Environmental factors play significant roles in the determination and operations of the budgetary system in Nigeria. In the Nigerian Financial system law and order usually play a pivotal role. Hence, the system is hedged about with legal restriction and governmental order. Generally, environment can be viewed as all the condition, circumstances and influences affecting the development of and activities of the local government. These factors among others include industrial, socio-economic and political environment affecting the attitudes and work ethics/behaviours at work. It is within this milieu of interactions factor that the actors in the budgetary system is entrenched. In an ideal situation, budgetary process is said to be peoples’ driven when it calls for a consultative forum where stakeholders express their feeling relating to previous budget and present their inputs and priorities which form the part of existing budget. This process will go a long way in assisting and updating Elected Officers, Ministries, Departments and Agencies towards budgetary preparation. However, it is surprising that since 1999, Civil Societies, Nigerians and other well-meaning organizations in Nigeria, have made tireless effort to access the proposed Federal government budgetary estimations to guide them. But such has proved abortive; as the Government denied them meaningful contribution to the budgetary process. Apart from this, in two different occasions, the Presidency has failed in its attempt attempts to present the proposed budget before the National Assembly for scrutiny; only to be postponed at eleventh hour due to one or two reasons best known to presidency. This has posed series of confusions and doubt about effective execution and implementation of the draft estimation. The paper notes that the ecology of the budgetary system in Nigeria determines to a great extent its effectiveness as well as pattern. On the other hand, governments through their activities influence their environment. The paper concludes that the influence is reciprocal.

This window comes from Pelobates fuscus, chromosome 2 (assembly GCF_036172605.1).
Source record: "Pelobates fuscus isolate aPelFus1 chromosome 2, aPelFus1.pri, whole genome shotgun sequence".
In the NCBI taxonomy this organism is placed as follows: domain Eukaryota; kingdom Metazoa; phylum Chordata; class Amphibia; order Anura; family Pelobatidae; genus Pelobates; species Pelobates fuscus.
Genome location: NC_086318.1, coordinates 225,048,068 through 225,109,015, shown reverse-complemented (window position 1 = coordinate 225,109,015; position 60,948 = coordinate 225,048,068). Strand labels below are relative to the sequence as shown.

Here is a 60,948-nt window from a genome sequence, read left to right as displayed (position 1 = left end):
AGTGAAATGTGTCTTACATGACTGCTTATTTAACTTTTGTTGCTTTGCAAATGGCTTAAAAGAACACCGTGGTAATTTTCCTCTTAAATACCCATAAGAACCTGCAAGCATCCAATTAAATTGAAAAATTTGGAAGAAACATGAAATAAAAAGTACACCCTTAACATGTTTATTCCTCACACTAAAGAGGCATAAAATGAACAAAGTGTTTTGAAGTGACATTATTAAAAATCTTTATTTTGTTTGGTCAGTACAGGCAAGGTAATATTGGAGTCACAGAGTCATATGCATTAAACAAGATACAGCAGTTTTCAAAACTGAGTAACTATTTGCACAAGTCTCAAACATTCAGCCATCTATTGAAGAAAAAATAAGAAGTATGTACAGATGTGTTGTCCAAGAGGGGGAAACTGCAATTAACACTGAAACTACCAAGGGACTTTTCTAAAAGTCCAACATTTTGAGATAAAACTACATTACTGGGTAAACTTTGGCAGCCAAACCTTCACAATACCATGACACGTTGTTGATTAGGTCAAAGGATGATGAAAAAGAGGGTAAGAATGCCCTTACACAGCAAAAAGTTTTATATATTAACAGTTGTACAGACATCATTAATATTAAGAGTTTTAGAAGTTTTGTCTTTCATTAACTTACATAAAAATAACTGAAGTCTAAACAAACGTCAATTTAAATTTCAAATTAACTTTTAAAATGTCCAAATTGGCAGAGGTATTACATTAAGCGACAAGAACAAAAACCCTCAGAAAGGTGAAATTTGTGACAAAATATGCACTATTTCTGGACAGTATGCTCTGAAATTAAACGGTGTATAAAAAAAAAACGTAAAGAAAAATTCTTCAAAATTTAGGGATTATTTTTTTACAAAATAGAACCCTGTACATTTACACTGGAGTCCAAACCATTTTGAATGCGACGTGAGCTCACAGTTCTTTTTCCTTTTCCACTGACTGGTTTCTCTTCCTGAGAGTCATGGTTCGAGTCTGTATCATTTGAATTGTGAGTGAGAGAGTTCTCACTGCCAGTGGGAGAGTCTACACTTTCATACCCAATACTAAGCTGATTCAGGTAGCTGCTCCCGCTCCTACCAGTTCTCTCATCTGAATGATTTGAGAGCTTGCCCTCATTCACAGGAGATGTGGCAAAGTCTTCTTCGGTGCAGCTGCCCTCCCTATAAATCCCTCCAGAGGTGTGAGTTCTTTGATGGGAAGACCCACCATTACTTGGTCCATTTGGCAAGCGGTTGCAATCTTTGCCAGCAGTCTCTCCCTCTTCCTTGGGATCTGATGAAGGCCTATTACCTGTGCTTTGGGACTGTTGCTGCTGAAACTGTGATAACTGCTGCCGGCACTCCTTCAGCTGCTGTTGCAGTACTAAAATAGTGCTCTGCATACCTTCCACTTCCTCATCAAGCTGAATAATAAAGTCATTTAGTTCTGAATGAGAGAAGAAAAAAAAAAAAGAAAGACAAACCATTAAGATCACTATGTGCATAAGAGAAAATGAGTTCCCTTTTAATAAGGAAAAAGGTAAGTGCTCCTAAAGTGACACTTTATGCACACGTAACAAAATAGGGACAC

For the last few days, economic activities have been grounded throughout the country by the on-going strike embarked by labour unions and the civil society groups to protest the removal of fuel subsidy and the resultant increase in petrol price from N65 to between N141 to N200. The strike action, which has already gulped several billions of naira, has indeed put to question whether the continued statement in the federal government and organized labour and civil society organizations talks is not actually costing the country more revenue than the estimated N1.3 trillion the federal government pays oil marketers yearly. Instructively, the federal government said it as withdrawing the subsidy because it was draining the nation’s resources and would collapse the economy in the next two years or there about if retained. After six days of the strike, the country has already lost over N1.3 trillion than it would have spent subsidizing fuel for another year. One therefore, begins to wonder the sense in the removal of the subsidy. For instance, the presidency says the subsidy was removed in order to save cost. But, the ongoing strike has already resulted in huge revenue loses. Nigeria has a long history of increase in fuel price; and it dates back to the day’s o General Yakubu Gowon in the early 1970s. The deception of claiming to remove subsidy came with the supposedly Obasanjo’s democratic era. He increased it severally before he exited office from N20 to N70. The late Yar’Adua went against the trend and reduced it to N65. Finally, as at today, Jonathan regime has jerked it up to N141. For many Nigerians, the government has done it worst by increasing the price of petrol and they have to do all in their power to resist it. The paper concludes by positing that government is merely taxing the poor to subsidies the life of the rich.